Bureaucratic Myopia and Self-Formation

The internationalisation of education has become a lucrative business transaction for Australia as the globalisation of education continues to march forward. Higher level international education today currently involves “…twinning arrangements between universities from different countries, foreign university branch campuses, e-learning programs for students located in other countries, study abroad components and student exchange across national borders” (Sidhu & Dall’Alba 2012 p. 413). Australia has made higher level international education into an industry for profit, not only in money, but also in “…sourcing skilled workforce through its immigration policy, especially through the international students, who are undertaking study in Australia relevant to Australia’s long-term skill shortages” (Shams & Gide 2011 pg. 92). To keep up with the issues generated by this sourcing of skilled workforce, the government occasionally changes its legislation regarding the international education industry (IEI) and the immigration policy, which has resulted in the formation of a bureaucratic myopia (Shams & Gide 2011 pg. 92). This bureaucratic myopia is emphasised by the government who, with their racialist tendencies, pick and choose who has access to international education “…according to their countries of origin, ethnicities, and religious and linguistic backgrounds” (Sidhu & Dall’Alba 2012). On top of this, potential international students who are thinking of staying on in their host country after they complete their PhD have to wait a total of four years before they can attain Permanent Residency, and because of this, Australia is steadily losing international students to other countries such as Canada whose Permanent Residency requirements are much more easily attained (Shams & Gide 2011 pp. 93-94).

Another part of the bureaucratic myopia that affects international students is that because international education has become an industry, the intercultural experience of living in a country different to their own is depleted. The challenges international students face outside of the IEI is the adjustment to another countries culture, it is here however that international students flourish as they engage in a process of self-formation. Marginson says that students engage in cross-cultural experiences to start the process of self-formation, they engage in strategies of multiplicity and hybridity to combine identity resources from their own country and the ones they find here with differing cultural and relational elements, mixing them together to create cultural personas which allow them to better understand and interact with the host countries culture (Marginson 2012 pp. 6-8). These cultural personas are not fixed, they improve and grow with each experience and thanks to hybridity, do so without threat of fragmentation or contradiction to the students identity (Marginson 2012 pg.8). International students prove that they have the capacity to live in this country by being able to acclimatise with our culture by creating persona that allow them to engage with the surrounding society, in terms of the IEI, it is all up to the international student. Because of “…the failure of setting a direction for international education” and the fact that “Australia depends on the IEI seriously in terms of revenues from export earnings,” it does not look likely that the situation international students are facing now will improve shortly, a better option for international students may be to study in Canada where the promise of Permanent Residency is real (Shams & Gide 2012 pp. 92-93).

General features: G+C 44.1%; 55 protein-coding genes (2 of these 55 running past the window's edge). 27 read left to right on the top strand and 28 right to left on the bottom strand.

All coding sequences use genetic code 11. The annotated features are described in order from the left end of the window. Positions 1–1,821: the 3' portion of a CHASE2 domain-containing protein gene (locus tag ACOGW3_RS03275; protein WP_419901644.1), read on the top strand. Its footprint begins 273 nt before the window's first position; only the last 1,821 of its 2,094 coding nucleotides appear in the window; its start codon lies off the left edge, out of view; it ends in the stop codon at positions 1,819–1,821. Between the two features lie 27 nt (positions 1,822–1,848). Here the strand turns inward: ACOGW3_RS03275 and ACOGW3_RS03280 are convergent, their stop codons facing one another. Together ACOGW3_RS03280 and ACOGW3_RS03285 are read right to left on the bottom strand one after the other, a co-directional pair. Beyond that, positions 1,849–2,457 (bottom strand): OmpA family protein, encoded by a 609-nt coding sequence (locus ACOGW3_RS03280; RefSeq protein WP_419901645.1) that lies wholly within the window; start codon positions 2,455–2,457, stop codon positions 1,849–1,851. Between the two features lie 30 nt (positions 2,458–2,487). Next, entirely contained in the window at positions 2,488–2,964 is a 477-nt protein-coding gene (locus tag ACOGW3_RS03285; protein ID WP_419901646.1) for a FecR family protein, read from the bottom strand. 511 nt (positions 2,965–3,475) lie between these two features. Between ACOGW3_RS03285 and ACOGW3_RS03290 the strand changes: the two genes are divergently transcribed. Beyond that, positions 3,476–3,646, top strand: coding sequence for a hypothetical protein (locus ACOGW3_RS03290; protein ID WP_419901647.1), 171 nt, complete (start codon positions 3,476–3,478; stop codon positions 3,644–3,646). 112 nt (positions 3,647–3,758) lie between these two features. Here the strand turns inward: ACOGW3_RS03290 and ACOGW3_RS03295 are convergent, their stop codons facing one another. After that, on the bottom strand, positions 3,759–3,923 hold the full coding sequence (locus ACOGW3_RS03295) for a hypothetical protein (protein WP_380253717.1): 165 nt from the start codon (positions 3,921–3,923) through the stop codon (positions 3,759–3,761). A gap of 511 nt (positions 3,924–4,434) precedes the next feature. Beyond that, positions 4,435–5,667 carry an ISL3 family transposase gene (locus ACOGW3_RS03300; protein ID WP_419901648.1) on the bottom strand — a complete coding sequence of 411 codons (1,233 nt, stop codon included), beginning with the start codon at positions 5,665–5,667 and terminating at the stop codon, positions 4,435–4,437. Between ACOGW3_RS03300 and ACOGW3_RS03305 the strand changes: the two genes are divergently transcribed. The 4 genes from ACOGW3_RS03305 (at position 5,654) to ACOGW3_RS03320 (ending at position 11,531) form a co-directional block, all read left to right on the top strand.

Aspire Education 2013, 5 Students Sitting on Grass Sharing a Joke Over Academic Text Books, Aspire Education, viewed 24 August 2014, http://aspirebig.blogspot.com.au/

Marginson, S 2012, Morphing a Profit-Making Business into an Intercultural Experience: International Education as Self-Formation, University of Melbourne, Melbourne.

Shams, S M R, Gide, E 2011, ‘Contemporary Challenge of the Australian International Education Industry: Analysis of a Bureaucratic Myopia’, International Journal of Research Studies in Education, vol. 1, no. 1, pp. 91-98

Sidhu, R K, Dall’Alba, G 2012, ‘International Education and (Dis)embodied Cosmopolitanisms’, Educational Philosophy and Theory, vol. 44, no. 4, pp. 413-431


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